What Marissa Mayer’s pregnancy meant to women
Will Marissa Mayer’s high-profile pregnancy help end pregnancy discrimination?
The Yahoo CEO, who gave birth last week, is the topic of a New York Magazine article by Lisa Miller, which, among other things, delves into Mayer’s idea of work-life balance. From the article:
For her, parenthood is not a special category of extracurricular activity. Mayer’s approach to questions of work-life balance is to give everyone -- male, female, married, single, with children or without -- the freedom to leave work for the things that matter most, whether it’s dinner with friends or marathon training or being on time for the soccer game. “I think that burnout happens because of resentment,” she has said. “That notion that, Wow, I worked 100 hours last week, and I couldn’t even have this thing that I really wanted.”
For New York Mag’s author, Mayer “appears to exist as a living, breathing rebuttal to the Atlantic’s recent ‘Why Women Still Can’t Have It All’ cover story.”
But let’s be honest. Marissa Mayer is an exception to a slow-changing rule.
In a New York Times Op-Ed urging the passage of the Pregnant Workers Fairness Act, author Alissa Quart writes that women still fear pregnancy discrimination. “For the rich and powerful, pregnancy might not be an obstacle -- it might even help one’s career. But for the rest of us, it remains a hindrance.”
Quart describes one friend who hid her baby bump from her boss until the second trimester and she points to another who worries that getting pregnant would stand in the way of a promotion.
“These fears are not unreasonable. Claims of discrimination to the Equal Employment Opportunity Commission from pregnant women are increasing, having risen 23% from 2005 to 2011,” she writes. In one instance, a Houston restaurant is accused of allegedly telling pregnant employees it was “‘irresponsible’ to keep working after they had become pregnant.”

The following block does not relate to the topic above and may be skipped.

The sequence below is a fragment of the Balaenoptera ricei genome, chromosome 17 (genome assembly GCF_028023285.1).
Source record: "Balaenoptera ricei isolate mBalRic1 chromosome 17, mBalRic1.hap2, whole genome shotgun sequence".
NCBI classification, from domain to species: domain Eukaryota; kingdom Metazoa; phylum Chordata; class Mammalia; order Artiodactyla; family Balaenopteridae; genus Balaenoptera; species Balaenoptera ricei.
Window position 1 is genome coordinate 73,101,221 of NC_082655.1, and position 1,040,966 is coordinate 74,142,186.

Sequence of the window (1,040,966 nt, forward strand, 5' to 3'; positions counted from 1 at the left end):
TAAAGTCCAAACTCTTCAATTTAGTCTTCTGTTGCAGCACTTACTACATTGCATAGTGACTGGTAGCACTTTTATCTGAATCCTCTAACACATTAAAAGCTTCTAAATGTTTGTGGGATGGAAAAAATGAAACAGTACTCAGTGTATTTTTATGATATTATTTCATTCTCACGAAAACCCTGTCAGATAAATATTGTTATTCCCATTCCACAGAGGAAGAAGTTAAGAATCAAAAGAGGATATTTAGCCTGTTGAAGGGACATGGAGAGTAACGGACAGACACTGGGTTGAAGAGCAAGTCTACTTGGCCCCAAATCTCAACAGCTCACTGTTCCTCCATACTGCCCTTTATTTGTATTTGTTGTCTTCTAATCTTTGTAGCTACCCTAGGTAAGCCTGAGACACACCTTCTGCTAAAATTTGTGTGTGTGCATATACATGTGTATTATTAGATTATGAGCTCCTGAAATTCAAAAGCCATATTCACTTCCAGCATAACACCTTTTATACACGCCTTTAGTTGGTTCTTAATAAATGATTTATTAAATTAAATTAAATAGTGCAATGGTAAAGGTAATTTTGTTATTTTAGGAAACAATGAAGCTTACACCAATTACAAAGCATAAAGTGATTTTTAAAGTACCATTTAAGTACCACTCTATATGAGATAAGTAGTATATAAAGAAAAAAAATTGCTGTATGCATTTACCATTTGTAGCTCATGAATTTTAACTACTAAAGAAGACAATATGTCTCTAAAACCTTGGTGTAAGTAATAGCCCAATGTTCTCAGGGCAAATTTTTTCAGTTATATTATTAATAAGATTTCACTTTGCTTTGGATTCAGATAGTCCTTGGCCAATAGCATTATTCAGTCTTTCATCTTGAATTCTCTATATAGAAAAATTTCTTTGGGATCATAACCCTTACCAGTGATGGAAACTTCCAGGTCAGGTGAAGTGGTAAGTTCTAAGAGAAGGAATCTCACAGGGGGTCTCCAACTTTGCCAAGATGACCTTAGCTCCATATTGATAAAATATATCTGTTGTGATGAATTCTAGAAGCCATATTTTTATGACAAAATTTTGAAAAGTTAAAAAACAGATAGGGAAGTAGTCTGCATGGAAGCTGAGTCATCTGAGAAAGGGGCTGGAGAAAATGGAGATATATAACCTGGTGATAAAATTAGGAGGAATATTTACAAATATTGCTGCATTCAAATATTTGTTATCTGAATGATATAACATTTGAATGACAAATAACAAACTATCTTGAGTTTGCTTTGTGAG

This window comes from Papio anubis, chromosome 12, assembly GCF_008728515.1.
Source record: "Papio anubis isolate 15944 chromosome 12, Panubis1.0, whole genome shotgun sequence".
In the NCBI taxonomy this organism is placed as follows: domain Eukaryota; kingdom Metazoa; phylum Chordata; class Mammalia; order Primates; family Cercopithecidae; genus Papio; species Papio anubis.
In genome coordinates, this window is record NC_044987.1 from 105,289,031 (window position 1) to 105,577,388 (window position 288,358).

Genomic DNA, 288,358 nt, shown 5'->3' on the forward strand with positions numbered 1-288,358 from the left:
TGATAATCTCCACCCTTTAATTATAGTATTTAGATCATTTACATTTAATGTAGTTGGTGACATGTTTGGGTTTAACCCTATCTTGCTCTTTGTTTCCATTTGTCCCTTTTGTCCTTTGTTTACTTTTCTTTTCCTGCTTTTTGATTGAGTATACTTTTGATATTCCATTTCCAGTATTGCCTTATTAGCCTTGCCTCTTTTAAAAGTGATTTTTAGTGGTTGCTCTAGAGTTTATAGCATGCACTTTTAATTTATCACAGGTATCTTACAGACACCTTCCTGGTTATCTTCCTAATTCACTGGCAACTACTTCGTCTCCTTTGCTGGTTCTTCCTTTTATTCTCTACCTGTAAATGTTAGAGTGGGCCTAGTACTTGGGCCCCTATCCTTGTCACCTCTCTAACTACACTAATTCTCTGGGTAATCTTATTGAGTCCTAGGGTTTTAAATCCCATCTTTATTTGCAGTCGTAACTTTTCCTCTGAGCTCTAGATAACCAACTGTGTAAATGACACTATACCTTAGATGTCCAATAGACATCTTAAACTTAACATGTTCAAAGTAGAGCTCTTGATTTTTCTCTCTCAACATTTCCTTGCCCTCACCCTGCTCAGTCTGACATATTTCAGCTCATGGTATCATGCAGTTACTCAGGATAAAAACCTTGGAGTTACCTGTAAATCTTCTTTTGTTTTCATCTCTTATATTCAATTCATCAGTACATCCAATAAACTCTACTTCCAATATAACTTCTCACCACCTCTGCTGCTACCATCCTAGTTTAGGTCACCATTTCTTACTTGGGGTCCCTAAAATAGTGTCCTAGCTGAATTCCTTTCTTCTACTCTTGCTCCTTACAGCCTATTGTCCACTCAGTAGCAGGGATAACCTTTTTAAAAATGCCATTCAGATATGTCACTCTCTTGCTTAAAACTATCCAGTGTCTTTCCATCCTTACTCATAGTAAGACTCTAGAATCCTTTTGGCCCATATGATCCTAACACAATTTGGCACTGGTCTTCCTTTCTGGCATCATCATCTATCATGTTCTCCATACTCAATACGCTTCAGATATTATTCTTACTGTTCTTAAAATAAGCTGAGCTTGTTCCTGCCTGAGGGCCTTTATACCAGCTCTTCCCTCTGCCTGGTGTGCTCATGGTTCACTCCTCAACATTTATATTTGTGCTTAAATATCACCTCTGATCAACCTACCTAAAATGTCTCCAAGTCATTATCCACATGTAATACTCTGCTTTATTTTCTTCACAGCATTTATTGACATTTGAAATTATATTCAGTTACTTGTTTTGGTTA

I personally don’t have girlfriends hiding their pregnancies from their employers -- but that’s because so many of them are choosing not to have kids at all. For me, it’s the articles I come across that are a constant reminder, advice pieces advising career-minded women to hide their pregnancies for as long as possible.
Last year, in response to an Op-Ed in our Opinion pages about how far women had -- and had not -- come since winning the right to vote, one reader left a back-handed comment that shocks me still. An excerpt:
Women should be held accountable for their choices, but we should also celebrate that we HAVE so many choices. Personally...I choose not to have kids and to get ahead in my career. But I have total respect for a woman that chooses the opposite, or some combination of the two. And that might mean that she makes less money, but enjoys time with her family. Good for her.
Cries of “gender discrimination” are just ways to explain away one’s own personal shortcomings.
Give me a break. Having a successful career and a child is not an either/or choice for a man, nor should it be for a woman. And if a woman has to ask whether she can have it all, so too should a man.
So why is Marissa Mayer more special the rest of us? Quart’s take: “Simply put, a server is easily replaceable in the eyes of management. In contrast, in the case of Yahoo, the company was struggling to find a savior, and there were few options. Ms. Mayer, pregnant or not, was deemed their best option.”
Good on her. We should celebrate Mayer as an example of progress. But we’d be wise to remember that Mayer -- even though she inspires us – doesn’t represent all women, and that we still have much more to do in the way of creating an equal playing field.
Follow Alexandra Le Tellier on Twitter @alexletellier
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